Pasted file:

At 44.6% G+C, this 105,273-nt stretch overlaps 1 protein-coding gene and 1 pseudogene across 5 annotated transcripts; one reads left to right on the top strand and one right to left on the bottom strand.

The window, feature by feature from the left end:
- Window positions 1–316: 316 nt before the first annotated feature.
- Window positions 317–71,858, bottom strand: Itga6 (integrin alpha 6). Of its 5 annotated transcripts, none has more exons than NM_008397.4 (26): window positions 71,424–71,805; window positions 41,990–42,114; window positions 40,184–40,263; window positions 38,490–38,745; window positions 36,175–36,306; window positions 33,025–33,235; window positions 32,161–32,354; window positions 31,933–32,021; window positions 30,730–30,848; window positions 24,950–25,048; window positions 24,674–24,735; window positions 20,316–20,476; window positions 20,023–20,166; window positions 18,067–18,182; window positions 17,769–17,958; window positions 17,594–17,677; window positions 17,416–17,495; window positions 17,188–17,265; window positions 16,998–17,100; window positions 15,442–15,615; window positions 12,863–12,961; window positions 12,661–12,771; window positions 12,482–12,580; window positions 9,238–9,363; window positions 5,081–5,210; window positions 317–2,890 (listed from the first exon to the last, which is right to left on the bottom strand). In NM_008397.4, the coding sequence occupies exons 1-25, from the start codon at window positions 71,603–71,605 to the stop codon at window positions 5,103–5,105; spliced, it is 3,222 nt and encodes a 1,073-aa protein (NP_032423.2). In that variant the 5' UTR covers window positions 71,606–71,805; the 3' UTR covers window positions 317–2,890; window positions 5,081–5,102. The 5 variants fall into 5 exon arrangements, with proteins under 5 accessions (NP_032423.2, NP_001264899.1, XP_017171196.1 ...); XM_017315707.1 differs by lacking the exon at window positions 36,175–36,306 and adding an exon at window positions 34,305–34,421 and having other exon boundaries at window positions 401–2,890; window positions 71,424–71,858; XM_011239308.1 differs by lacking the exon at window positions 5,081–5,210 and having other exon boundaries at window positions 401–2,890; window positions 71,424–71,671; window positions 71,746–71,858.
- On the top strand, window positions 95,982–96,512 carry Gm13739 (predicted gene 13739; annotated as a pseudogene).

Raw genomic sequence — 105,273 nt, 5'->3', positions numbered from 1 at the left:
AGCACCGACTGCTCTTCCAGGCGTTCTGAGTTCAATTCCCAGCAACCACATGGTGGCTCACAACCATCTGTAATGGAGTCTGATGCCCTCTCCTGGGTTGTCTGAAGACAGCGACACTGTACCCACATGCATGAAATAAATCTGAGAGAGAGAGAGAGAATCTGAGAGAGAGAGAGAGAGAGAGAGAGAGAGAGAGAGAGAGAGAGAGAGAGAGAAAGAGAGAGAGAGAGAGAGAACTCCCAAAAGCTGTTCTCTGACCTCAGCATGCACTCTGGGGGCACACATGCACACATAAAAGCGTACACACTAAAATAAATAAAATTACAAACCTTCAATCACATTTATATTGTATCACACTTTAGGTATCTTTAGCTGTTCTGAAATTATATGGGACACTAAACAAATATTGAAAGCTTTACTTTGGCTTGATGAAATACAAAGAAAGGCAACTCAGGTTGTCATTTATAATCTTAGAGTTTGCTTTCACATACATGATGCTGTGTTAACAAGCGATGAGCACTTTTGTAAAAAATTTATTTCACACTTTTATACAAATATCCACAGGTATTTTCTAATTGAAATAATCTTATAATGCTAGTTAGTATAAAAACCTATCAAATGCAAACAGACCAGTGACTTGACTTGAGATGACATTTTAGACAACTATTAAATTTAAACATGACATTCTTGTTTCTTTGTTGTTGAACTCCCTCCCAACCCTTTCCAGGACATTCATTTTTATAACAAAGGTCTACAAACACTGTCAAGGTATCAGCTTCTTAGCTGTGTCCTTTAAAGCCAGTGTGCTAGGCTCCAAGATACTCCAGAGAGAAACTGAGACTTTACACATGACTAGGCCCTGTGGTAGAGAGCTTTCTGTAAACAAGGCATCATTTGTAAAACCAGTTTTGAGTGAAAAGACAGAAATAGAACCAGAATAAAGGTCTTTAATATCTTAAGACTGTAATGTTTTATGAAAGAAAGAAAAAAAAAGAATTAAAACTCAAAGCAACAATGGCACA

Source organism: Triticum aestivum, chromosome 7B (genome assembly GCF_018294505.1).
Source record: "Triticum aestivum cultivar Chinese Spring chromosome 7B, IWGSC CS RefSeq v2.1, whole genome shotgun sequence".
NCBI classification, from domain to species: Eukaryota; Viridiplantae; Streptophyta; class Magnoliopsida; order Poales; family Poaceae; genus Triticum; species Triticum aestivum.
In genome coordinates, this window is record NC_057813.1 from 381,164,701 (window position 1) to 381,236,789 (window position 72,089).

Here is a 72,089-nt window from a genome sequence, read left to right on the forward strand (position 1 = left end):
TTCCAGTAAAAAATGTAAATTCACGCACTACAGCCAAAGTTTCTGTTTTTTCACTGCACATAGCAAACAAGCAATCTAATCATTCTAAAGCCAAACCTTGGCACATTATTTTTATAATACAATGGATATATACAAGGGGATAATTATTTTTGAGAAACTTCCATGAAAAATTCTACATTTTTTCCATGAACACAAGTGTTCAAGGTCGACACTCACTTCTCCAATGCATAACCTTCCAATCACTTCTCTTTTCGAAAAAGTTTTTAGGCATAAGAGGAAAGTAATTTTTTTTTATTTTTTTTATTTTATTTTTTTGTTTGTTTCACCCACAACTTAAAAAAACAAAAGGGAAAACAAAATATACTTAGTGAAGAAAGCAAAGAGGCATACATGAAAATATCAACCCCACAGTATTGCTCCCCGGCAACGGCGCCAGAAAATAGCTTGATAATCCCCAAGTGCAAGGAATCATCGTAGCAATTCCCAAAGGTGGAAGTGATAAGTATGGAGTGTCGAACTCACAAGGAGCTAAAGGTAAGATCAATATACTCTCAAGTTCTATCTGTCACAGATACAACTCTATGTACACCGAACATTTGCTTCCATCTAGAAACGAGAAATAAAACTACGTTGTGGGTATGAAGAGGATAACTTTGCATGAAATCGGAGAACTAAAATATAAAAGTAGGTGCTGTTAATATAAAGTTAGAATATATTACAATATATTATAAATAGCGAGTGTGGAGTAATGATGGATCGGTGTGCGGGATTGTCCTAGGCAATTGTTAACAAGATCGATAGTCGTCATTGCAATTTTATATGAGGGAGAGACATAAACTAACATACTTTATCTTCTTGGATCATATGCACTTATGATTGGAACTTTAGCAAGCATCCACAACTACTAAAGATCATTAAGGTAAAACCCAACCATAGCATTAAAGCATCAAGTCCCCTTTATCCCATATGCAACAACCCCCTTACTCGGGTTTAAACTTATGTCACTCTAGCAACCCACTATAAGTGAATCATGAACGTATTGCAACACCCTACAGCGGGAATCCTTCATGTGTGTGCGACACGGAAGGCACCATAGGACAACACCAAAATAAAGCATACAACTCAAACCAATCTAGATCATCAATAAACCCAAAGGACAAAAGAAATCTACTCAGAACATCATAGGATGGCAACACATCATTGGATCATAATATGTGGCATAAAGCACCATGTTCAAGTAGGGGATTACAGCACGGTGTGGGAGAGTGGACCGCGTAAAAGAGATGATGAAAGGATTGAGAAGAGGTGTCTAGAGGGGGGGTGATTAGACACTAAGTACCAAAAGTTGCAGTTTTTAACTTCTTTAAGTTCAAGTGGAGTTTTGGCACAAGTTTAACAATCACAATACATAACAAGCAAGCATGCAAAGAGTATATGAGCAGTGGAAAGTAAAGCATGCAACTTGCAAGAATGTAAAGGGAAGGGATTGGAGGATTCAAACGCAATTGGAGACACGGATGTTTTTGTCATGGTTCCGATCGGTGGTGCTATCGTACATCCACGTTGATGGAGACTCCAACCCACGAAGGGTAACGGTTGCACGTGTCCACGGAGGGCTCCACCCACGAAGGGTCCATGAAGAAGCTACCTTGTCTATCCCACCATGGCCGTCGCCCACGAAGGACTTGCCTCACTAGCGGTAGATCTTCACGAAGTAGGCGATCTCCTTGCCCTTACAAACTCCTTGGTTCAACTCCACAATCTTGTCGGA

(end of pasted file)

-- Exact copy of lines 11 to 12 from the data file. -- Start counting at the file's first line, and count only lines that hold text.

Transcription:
In genome coordinates, this window is record NC_057813.1 from 381,164,701 (window position 1) to 381,236,789 (window position 72,089).

Here is a 72,089-nt window from a genome sequence, read left to right on the forward strand (position 1 = left end):